The first major change implemented as part of the transformation effort was selecting and placing a new claims leadership team. Once installed, the leadership team helped design the new business units, including defining new roles, processes and performance metrics to manage future operations. With the new organizational structure defined, existing employees were encouraged to apply for new jobs. There was considerable risk that widespread attrition and loss of institutional knowledge would damage the near-term prospects for the transformation program and hurt the company’s service to its agents, policyholders and claimants, but Westfield made a conscious decision to deploy the new operating model structure and transition employees to their new roles in advance of the new technology being deployed to help mitigate this risk.

Recognizing the power of OCM

The company’s recognition of the value of OCM grew from a successful experience on a previous project, which involved deploying a new business intelligence toolset. In fact, senior leadership recognized effective change management as the number one priority in moving the claims transformation strategy forward.

“The people side of change can easily get lost in the technical and operational complexity we were facing. Yet it’s people who ultimately determine success by embracing or resisting change,” said Rob Bowers, National Claims Strategy Leader. “We began addressing our change strategy before tackling many technical details – that’s how high a value we place on change leadership.”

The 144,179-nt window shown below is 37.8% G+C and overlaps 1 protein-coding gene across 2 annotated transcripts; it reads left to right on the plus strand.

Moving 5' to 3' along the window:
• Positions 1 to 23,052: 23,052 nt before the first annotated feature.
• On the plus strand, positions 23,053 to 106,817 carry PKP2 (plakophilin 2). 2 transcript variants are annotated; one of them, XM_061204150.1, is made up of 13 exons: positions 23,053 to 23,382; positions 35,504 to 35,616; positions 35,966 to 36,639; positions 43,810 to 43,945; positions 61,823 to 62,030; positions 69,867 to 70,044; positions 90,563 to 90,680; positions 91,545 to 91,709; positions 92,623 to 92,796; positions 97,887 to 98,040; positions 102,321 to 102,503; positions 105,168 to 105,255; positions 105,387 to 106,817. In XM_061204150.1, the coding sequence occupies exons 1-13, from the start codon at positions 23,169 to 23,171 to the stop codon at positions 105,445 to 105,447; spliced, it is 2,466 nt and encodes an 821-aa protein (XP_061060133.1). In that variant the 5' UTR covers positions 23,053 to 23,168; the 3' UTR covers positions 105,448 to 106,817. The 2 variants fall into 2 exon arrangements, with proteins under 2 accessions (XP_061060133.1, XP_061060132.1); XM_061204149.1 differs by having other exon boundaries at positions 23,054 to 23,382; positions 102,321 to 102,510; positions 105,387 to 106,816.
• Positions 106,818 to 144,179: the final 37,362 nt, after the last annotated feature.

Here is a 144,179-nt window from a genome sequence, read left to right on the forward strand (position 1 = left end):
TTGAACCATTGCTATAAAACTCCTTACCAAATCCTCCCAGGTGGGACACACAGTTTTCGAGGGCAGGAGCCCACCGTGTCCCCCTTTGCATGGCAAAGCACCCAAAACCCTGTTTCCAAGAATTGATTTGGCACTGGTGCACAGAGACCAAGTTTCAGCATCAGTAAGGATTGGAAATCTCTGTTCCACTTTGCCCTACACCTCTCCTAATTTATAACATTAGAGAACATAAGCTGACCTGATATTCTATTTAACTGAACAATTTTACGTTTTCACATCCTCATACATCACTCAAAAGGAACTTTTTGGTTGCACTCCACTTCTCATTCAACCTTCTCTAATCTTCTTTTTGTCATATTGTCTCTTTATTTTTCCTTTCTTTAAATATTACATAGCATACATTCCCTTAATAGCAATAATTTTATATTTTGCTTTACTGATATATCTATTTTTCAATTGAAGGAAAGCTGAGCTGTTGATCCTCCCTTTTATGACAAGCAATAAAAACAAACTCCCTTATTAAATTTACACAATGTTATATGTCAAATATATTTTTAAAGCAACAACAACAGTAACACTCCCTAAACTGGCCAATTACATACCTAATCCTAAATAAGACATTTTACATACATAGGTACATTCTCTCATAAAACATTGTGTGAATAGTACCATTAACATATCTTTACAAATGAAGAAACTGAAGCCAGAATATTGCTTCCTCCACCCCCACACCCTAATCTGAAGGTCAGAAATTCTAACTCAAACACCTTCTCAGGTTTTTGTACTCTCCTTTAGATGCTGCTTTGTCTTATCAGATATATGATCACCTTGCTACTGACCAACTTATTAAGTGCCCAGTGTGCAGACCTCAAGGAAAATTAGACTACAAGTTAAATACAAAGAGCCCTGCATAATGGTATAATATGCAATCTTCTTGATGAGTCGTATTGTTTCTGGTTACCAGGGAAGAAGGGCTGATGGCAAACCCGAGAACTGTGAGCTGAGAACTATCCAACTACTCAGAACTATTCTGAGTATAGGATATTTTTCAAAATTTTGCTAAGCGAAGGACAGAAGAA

Backing up the commitment, Westfield allocated significant budget for OCM. More tellingly, the company hired experienced change management leaders, including Kerri Weaver and Patti Miller, Deployment and Training Leader, even before hiring an IT program manager. External change management professionals from Ernst & Young LLP also joined the team and played a key role in designing the strategy and execution plan to meet Westfield’s specific needs, complementing other EY resources who were engaged with the process design and technology configuration.

This proactive approach enabled the company to avoid a common threat to transformation success: waiting until too late in the project to address change risks. Often, OCM teams find themselves in a reactive mode, having to focus the majority of their attention on “putting out fires” rather than proactively planning for and addressing the concerns of employees. This insight and endorsement of OCM was important, given the scope and nature of this major change initiative, according to Weaver.